Cities in Flight is a four volume collection of innovative science fiction spanning 1950 to 1962 from James Blish. The first of the so-called Okie stories was published in Astounding Science-Fiction in 1950. Earthman, Come Home was the first published book in 1955, collecting stories published since 1950. It actually appears as the 3rd book in the collected Cities in Flight. The 1st book They Shall Have Stars was published in 1956. The collection was first brought together under the main title in 1970. The version I read was the SF Masterworks edition from 1999.
Rather than the order of publication, I’ve taken this story as it is in this book, assuming nothing other than a story originally conceived and published in 1950.
The 1st book is really the explanation of how cities took flight. Starting in 2013, the cold war between the US and the USSR still rages on. Western civil liberties are turning into the Soviet model. Senator Bliss Wagoner wants to fight back. In space. A huge experimental project is being carried around Jupiter, resulting in gravitational manipulation. The machines are known as spindizzies. Meanwhile, another fringe experiment produces “anti-agathic” drugs, which stop aging. Expeditions into deep space begin.
Book 2 is called A Life for the Stars. We’re now well into the future. Earth is a Soviet planet. Spindizzie tech allows discontents to fly entire cities into space to escape the tyranny. Chris deFord is caught up in the escape of Scranton, Pennsylvania. A series of fairly routine adventures ensure leading Chris ending up in the flying New York, where he meets the rather figurehead-like Mayor John Amalfi – the main protagonist of the rest of the collection.
Earthman, Come Home is very episodic, as expected, being made up of several short stories. Amalfi and New York journey around the galaxy looking for work and dealing with conflicts. There is a galactic economic collapse. There is a mythical race of aliens that pre-date humanity. There is a return to Earth and destruction of many of the cities by Earth cops. Amalphi takes a planet to be a new home from a renegade city. All this takes place over centuries, as the characters all take the anti-aging drugs.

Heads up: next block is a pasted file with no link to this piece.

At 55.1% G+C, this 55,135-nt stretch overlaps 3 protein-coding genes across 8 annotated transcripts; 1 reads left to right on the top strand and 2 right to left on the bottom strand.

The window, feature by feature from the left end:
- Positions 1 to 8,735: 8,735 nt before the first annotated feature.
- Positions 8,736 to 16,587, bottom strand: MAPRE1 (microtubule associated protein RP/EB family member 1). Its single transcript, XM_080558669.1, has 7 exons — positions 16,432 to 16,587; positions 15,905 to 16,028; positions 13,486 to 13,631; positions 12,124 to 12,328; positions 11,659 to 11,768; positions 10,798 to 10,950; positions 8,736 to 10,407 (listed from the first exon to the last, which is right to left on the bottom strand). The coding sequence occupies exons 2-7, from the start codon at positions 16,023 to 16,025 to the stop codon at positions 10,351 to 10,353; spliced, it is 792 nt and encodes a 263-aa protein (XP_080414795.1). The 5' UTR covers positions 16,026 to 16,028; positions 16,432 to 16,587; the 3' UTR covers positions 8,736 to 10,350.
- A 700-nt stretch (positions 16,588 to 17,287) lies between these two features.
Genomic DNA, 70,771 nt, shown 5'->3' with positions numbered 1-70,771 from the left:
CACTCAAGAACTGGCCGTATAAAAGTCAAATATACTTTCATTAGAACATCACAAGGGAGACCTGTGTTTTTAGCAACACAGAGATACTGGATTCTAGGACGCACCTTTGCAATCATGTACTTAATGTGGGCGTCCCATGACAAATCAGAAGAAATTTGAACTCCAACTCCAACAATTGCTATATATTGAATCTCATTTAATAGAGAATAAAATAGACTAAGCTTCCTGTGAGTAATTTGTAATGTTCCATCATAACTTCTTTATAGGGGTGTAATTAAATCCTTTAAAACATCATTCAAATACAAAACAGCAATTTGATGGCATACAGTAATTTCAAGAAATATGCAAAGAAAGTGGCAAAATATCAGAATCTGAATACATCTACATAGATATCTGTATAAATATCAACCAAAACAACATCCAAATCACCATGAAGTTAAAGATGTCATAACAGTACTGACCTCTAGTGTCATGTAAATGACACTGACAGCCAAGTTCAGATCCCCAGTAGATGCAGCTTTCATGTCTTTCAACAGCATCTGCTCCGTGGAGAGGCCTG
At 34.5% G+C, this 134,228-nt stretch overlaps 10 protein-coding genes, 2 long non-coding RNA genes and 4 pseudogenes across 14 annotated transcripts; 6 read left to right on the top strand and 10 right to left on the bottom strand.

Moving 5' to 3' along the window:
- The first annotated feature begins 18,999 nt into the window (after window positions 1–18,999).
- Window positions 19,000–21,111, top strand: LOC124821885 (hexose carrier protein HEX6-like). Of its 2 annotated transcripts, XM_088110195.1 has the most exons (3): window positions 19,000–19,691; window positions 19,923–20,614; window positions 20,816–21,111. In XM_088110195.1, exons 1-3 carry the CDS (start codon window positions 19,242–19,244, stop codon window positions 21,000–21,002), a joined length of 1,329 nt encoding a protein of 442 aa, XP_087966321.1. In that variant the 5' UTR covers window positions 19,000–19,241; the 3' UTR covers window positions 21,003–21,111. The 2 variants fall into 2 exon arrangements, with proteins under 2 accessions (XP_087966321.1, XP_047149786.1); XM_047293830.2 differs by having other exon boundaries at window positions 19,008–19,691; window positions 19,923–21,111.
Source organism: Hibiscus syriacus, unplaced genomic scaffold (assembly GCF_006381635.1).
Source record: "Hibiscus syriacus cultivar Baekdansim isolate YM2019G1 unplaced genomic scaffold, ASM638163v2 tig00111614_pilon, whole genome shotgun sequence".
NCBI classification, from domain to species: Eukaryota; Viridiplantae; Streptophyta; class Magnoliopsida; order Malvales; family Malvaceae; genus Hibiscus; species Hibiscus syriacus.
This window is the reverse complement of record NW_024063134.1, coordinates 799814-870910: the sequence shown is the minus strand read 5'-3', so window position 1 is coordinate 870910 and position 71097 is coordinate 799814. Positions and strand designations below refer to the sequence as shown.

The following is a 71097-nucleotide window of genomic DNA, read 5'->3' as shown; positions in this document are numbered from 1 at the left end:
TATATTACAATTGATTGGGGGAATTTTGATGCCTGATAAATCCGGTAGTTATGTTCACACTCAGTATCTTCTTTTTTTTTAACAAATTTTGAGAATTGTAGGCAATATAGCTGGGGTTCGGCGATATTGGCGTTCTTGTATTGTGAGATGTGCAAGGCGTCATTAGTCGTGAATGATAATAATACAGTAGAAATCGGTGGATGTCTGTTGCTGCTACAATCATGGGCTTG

The final book – The Triumph of Time – sees a natural conclusion. John Amalfi is bored. However, not only can cities navigate using the gravity tech, but now entire planets can break free and wander the universe. Meanwhile, it is discovered that the universe will end in a few years. Ever the optimist, Amalphi takes his planet to the centre of the universe where, as time ends, he fights off an alien civilisation and creates a new universe where he is, perhaps, god.
The volume, Cities in Flight, is much more complex and detailed than the above summary of course. The amount of detail in my 600 page book and across millennia would take pages to describe. What is important, to me at least, is the progression of the science fiction. The characters are interesting to a point, but not hugely engaging or developed. Not much changes in their personalities over the centuries. By the time I’d reached the end, I could barely recall the characters in story 1.